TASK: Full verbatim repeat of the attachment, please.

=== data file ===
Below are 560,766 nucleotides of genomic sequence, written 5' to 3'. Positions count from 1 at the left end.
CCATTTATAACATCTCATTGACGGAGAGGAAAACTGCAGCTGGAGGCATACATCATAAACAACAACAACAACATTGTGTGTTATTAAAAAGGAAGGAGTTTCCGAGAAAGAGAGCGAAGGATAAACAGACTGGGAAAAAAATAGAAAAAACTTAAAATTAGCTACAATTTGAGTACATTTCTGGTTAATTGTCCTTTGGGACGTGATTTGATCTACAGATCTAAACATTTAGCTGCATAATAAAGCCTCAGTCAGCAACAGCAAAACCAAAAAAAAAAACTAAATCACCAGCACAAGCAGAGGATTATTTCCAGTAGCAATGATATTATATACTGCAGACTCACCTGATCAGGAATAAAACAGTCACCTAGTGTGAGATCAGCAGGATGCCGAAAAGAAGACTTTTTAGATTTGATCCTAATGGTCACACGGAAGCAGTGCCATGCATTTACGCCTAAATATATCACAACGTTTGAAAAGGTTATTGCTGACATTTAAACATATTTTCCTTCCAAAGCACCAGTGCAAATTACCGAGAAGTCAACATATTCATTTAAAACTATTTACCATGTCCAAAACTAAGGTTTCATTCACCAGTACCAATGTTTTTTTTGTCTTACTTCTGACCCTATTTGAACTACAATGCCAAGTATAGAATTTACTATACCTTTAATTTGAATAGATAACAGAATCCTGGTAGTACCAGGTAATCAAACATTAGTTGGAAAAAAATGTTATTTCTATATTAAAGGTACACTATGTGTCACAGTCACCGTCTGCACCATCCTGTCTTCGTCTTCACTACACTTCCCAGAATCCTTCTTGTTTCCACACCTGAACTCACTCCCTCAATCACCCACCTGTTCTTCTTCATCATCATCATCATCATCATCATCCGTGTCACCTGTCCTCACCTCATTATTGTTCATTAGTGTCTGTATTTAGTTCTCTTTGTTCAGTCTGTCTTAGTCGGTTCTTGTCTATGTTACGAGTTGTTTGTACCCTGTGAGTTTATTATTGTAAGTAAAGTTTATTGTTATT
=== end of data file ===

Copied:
Below are 560,766 nucleotides of genomic sequence, written 5' to 3'. Positions count from 1 at the left end.
CCATTTATAACATCTCATTGACGGAGAGGAAAACTGCAGCTGGAGGCATACATCATAAACAACAACAACAACATTGTGTGTTATTAAAAAGGAAGGAGTTTCCGAGAAAGAGAGCGAAGGATAAACAGACTGGGAAAAAAATAGAAAAAACTTAAAATTAGCTACAATTTGAGTACATTTCTGGTTAATTGTCCTTTGGGACGTGATTTGATCTACAGATCTAAACATTTAGCTGCATAATAAAGCCTCAGTCAGCAACAGCAAAACCAAAAAAAAAAACTAAATCACCAGCACAAGCAGAGGATTATTTCCAGTAGCAATGATATTATATACTGCAGACTCACCTGATCAGGAATAAAACAGTCACCTAGTGTGAGATCAGCAGGATGCCGAAAAGAAGACTTTTTAGATTTGATCCTAATGGTCACACGGAAGCAGTGCCATGCATTTACGCCTAAATATATCACAACGTTTGAAAAGGTTATTGCTGACATTTAAACATATTTTCCTTCCAAAGCACCAGTGCAAATTACCGAGAAGTCAACATATTCATTTAAAACTATTTACCATGTCCAAAACTAAGGTTTCATTCACCAGTACCAATGTTTTTTTTGTCTTACTTCTGACCCTATTTGAACTACAATGCCAAGTATAGAATTTACTATACCTTTAATTTGAATAGATAACAGAATCCTGGTAGTACCAGGTAATCAAACATTAGTTGGAAAAAAATGTTATTTCTATATTAAAGGTACACTATGTGTCACAGTCACCGTCTGCACCATCCTGTCTTCGTCTTCACTACACTTCCCAGAATCCTTCTTGTTTCCACACCTGAACTCACTCCCTCAATCACCCACCTGTTCTTCTTCATCATCATCATCATCATCATCATCCGTGTCACCTGTCCTCACCTCATTATTGTTCATTAGTGTCTGTATTTAGTTCTCTTTGTTCAGTCTGTCTTAGTCGGTTCTTGTCTATGTTACGAGTTGTTTGTACCCTGTGAGTTTATTATTGTAAGTAAAGTTTATTGTTATT